Each week, LD OnLine gathers interesting news headlines about learning disabilities and ADHD issues. Please note that LD OnLine does not necessarily endorse these views or any others on these outside websites.
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Milwaukee Journal Sentinel
The latest chapter in a 9-year-old class-action lawsuit regarding special-education services in Milwaukee Public Schools unfolded Tuesday in the 7th Circuit U.S. Court of Appeals, as lawyers for the district and Disability Rights Wisconsin argued their positions before a three-judge panel.
Columbus Dispatch (OH)
Today she is a successful central Ohio entrepreneur, but in the 1970s, Janis Mitchell's school placed her into a class for students with mental disabilities after her dyslexia was diagnosed in the first grade. Mitchell is now pushing for new legislation, introduced by a bipartisan pair of state lawmakers, that would better define dyslexia. It also would create a pilot program in three Ohio school districts designed to screen early for the disability and get students needed help.
Abilene Reporter-News (TX)
Kendrick Meek and Francesca Yabraian are two fighters in a vast army that has been waging war against a common foe, for what seems like forever. They don't know each other he is a Florida congressman now running for a Senate seat; she is a researcher and a computer expert. But they shared a common struggle to learn and accomplish, because they are among the millions of Americans who have been diagnosed with dyslexia, a learning disability in makes it difficult to process letters and words.
New York Daily News
Spotting symptoms of dyslexia in children is key to treatment. As Director of the Learning and Development Center at Mount Sinai, Dr. David Marks conducts and supervises neuro-psychological and Psycho-educational evaluations of children, adolescents, and adults with suspected learning and developmental disabilities. Here he shares about the symptoms of dyslexia and what parents can do if they suspect their child has a learning disability.
Milwaukee Journal Sentinel
Standing at the front of a darkened room in a Capitol Drive office building in late July, teacher-trainer Betty Menacher clicked through a presentation on a highly technical but essential topic - how to assess students' reading. Her audience was a group of career-switchers who within weeks would be using what they'd learned during the five-week Milwaukee Teacher Education Center crash course to tackle one of education's most difficult challenges: teaching special-education students.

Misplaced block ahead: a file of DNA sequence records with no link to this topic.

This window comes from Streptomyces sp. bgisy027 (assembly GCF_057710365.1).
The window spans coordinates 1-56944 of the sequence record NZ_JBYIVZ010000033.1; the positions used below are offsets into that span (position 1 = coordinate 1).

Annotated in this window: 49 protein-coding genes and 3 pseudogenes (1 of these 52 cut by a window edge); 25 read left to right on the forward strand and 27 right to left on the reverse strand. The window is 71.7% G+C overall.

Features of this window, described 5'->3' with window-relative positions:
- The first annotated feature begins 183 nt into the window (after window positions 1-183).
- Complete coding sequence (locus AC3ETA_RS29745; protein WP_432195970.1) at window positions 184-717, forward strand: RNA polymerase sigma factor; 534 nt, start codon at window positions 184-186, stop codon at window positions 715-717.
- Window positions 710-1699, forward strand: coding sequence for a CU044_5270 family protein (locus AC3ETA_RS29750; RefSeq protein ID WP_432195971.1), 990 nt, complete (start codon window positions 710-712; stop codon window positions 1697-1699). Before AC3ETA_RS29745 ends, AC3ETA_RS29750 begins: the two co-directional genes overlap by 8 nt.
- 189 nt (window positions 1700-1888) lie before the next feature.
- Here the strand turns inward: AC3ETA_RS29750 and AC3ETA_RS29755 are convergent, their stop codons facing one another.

Kansas City Star (MO)
Sharyl Kennedy loves seeing the changes in students after they've spent a few weeks at Horizon Academy in Roeland Park. Kennedy is executive director at the school for students in first through 12th grades who have average to above average intelligence but are struggling with learning disabilities. Horizon is the only fully accredited school of its kind in the Kansas City area, and one of only 210 nationwide.
While attention-deficit hyperactivity disorder (ADHD) is a real and pervasive condition, new research suggests there is a cluster of kids and adults who successfully fake the condition either to get drugs or gain special privileges in school.
The Washington Post
Increased awareness of learning challenges such as dyslexia and attention-deficit disorder, together with improved diagnosis and treatment, has helped millions of students improve their academic performance. But, as they enter their senior year of high school and begin the college admissions process, they face a whole new set of challenges. Now is the time to begin preparing to meet them.
In this blog post about read-aloud testing accommodations, Christina Samuels writes, "Hearing the words ultimately changes the test in a fundamental way, doesn't it? Now I know the answer, which is: it depends."
If your child is the youngest in the class and has a diagnosis of ADHD — attention deficit hyperactivity disorder, marked by inattention and impulsiveness — it may be a mistake, researchers say. What is actually immaturity may be mislabeled as ADHD, according to new studies published in the Journal of Health Economics.
Moncton This Week (Canada)